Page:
Crawford Street UMC to offer ‘Blue Christmas’ service

Published 4:00 am Sunday, December 4, 2022

For most people, the Christmas and Advent season is seen as a time of joy as Christians around the world prepare for the celebration of Christ’s birth on Dec. 25.

It’s a time observed by lights and decorations, hymns of joy and gatherings of family and friends, but for some people, Christmas is a time of sadness and feelings of abandonment as they deal with traumatic events that have affected their lives, like death or the end of a relationship.

This year, Crawford Street United Methodist Church will be holding a special service of prayer and reflection for people who have suffered loss and may need a time and a place for spiritual comfort.

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Called a Blue Christmas Service of Reflection, the service is set for 5:30 p.m. on Dec. 14.

The service is part of the church’s Advent services of praise and prayer to prepare for Christmas that began Wednesday, Crawford Street’s pastor, the Rev. Kevin Bradley said.

“We begin gathering at the church at 7:30 (a.m.) and have service of praise and prayer with an emphasis on intentional prayer,” he said. “We’ll do that the four Wednesdays of Advent and then we’re doing it again in the evening at 5:30 — we’re having evening praise and prayer and Holy Communion.”

The Blue Christmas service is a traditional service also known as Service of the Longest Night, a worship service scheduled around the winter solstice, which is the longest night of the year.

The service coincides with the traditional feast day for Saint Thomas the Apostle, who struggled to believe the story of Christ’s resurrection at Easter.

“I just felt a stirring in my spirit that it was something that we needed to do at the church, coming out of a pandemic and certainly with folks who have suffered loss, not in just the past year but in the past; that it would be a good opportunity and important to do a service like this,” Bradley said of the decision to hold the service.

“In the midst of the joy of Advent and the Christmas season there are those who may be hurting, may be in pain; whose lives are in turmoil from the loss of a loved one or even just the loneliness of isolation — the hurt from a broken relationship, insecurity of unemployment and for us, just the weariness of a pandemic,” he added. “So it’s different and certainly a more reflective service than what you see around the season of advent but an important one, I think.”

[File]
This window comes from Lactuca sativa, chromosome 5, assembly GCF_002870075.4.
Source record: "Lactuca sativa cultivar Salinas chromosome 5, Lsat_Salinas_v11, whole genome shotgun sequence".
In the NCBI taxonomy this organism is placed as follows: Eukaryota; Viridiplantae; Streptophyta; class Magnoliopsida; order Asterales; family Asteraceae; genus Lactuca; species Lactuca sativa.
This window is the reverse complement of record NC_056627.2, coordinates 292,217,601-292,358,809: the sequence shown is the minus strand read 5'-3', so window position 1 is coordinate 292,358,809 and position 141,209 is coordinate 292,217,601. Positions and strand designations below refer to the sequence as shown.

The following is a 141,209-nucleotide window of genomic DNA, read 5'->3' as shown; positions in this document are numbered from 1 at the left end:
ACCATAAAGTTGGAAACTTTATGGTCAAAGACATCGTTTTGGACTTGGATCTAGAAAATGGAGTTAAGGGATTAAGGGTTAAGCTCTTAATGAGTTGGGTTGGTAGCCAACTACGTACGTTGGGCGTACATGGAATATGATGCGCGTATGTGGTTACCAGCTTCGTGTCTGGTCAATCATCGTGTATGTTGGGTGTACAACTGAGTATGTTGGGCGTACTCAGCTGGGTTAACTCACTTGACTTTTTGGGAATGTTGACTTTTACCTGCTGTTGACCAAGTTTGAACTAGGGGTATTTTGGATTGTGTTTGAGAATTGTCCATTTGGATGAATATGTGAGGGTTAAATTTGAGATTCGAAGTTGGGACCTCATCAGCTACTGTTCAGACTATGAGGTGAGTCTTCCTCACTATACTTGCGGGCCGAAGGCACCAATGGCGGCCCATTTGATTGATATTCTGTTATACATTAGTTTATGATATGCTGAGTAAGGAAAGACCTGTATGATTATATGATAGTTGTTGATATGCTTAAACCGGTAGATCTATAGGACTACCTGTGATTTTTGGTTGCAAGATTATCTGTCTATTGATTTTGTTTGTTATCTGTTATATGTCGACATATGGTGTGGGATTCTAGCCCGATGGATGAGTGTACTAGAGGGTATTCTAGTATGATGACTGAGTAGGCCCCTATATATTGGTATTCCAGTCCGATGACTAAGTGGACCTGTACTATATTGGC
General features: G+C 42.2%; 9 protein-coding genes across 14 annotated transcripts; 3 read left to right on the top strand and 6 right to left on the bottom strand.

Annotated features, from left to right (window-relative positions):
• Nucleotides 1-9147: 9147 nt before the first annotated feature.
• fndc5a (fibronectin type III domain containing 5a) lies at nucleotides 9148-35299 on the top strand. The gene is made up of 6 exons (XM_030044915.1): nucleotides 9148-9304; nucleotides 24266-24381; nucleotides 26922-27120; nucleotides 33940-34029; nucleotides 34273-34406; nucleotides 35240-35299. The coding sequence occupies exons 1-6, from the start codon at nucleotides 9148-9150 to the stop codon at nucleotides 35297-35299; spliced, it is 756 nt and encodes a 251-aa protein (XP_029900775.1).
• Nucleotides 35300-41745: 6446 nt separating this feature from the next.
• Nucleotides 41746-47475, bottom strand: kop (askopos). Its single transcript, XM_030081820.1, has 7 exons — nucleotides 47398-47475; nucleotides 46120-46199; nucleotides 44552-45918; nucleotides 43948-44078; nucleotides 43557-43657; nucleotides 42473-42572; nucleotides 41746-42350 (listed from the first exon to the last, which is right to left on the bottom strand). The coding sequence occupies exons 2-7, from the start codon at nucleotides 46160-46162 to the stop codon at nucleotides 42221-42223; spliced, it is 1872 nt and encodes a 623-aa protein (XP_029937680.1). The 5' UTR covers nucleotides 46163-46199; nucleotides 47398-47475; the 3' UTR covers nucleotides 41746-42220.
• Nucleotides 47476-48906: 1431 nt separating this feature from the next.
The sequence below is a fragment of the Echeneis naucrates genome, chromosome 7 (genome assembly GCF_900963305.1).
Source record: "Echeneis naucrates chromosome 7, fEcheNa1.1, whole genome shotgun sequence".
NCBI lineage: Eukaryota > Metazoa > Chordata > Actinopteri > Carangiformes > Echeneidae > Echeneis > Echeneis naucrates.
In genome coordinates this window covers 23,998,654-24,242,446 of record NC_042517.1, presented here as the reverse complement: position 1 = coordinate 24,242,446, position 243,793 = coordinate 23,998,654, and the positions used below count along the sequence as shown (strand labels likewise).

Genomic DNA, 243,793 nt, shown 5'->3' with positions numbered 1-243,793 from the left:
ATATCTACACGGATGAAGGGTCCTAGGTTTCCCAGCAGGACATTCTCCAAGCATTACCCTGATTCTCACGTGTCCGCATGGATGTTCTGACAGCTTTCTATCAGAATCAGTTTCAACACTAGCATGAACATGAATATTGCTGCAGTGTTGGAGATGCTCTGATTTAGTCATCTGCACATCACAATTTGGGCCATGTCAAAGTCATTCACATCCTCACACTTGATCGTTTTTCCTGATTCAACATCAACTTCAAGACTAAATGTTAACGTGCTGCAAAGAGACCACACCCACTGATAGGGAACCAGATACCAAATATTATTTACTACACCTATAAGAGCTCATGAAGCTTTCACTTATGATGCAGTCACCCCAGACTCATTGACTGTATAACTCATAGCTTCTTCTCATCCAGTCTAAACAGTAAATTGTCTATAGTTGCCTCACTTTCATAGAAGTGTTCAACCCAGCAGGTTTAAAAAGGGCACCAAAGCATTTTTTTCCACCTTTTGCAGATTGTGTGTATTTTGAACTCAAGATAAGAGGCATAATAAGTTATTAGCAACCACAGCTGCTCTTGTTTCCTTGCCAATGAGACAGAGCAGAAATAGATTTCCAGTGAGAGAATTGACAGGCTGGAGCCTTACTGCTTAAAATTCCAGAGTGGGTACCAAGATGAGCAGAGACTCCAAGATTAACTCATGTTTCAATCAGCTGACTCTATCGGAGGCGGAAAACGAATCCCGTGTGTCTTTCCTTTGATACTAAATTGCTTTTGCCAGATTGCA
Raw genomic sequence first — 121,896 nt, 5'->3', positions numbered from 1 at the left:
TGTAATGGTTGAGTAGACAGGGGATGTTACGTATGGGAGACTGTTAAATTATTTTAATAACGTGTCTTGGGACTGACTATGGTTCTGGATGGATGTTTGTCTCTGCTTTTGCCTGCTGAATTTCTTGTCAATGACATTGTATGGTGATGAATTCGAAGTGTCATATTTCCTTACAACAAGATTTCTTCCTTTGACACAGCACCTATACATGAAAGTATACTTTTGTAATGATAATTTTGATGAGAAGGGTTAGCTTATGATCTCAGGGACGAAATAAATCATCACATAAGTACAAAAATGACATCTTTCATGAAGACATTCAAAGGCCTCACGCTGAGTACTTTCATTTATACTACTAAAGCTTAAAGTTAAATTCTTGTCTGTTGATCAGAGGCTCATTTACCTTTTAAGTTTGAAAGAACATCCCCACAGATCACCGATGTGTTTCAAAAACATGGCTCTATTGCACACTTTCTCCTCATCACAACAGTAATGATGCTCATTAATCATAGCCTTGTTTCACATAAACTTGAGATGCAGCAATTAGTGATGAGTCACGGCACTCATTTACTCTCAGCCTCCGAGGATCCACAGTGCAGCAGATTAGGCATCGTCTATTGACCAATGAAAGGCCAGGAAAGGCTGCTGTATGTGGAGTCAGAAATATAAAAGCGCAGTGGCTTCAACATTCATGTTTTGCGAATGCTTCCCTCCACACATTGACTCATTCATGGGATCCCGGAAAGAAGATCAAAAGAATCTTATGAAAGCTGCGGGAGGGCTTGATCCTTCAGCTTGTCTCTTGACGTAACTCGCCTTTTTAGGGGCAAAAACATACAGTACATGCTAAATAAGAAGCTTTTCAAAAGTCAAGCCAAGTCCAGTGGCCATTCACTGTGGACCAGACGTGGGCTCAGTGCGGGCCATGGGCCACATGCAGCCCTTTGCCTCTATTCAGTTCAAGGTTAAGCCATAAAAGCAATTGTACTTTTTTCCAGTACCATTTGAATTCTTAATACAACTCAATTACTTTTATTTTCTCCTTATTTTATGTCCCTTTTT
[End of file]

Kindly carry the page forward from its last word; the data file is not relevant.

Bradley said he did not know if the church had ever done a Blue Christmas service, adding that he asked church members about it and no one could recall one being done.

When he was considering the service, he discussed it with several church members “and they were encouraging, and thought it was something we need as a church and need as a community.”

What a Blue Christmas Service of Reflection does, Bradley said, is to provide a time and a space so people can acknowledge the feelings of pain and loss and grief and at the same time also be reminded that it is indeed a season not only of joy but of hope and peace and love.

“That’s what in essence the service is designed for,” he said.

The service is not aimed just at single people but includes couples and families.

“At the heart of this service it’s whatever it is that may be causing some brokenness or some hurt at this time,” he said. “To be able to come and acknowledge that but be reminded that in the midst of loneliness and hurt that God is present and God is with them.”

During the service, Bradley said, the participants will sing a few hymns, prayers will be offered and a brief pastoral reflection will be given from Dr. Walter Frazier, director of Grace Christian Counseling. There will be a time with a litany of remembrance when candles will be lit and some litany shared. The service ends with Holy Communion.

The service, he said, is not a service that’s limited to Crawford Street members.

“This is a service that is open to anybody feeling hurt or broken during the season. The holidays, advent and Christmas, when so many are joyful and the sights and the sounds of the season are everywhere, for some in our midst it’s less than a joyful season,” Bradley said. “It’s open to anyone in the community. We’re hoping that anyone who feels led to come and be in this service to come.”

About John Surratt

John Surratt is a graduate of Louisiana State University with a degree in general studies. He has worked as an editor, reporter and photographer for newspapers in Louisiana, Mississippi and Alabama. He has been a member of The Vicksburg Post staff since 2011 and covers city government. He and his wife attend St. Paul Catholic Church and he is a member of the Port City Kiwanis Club.

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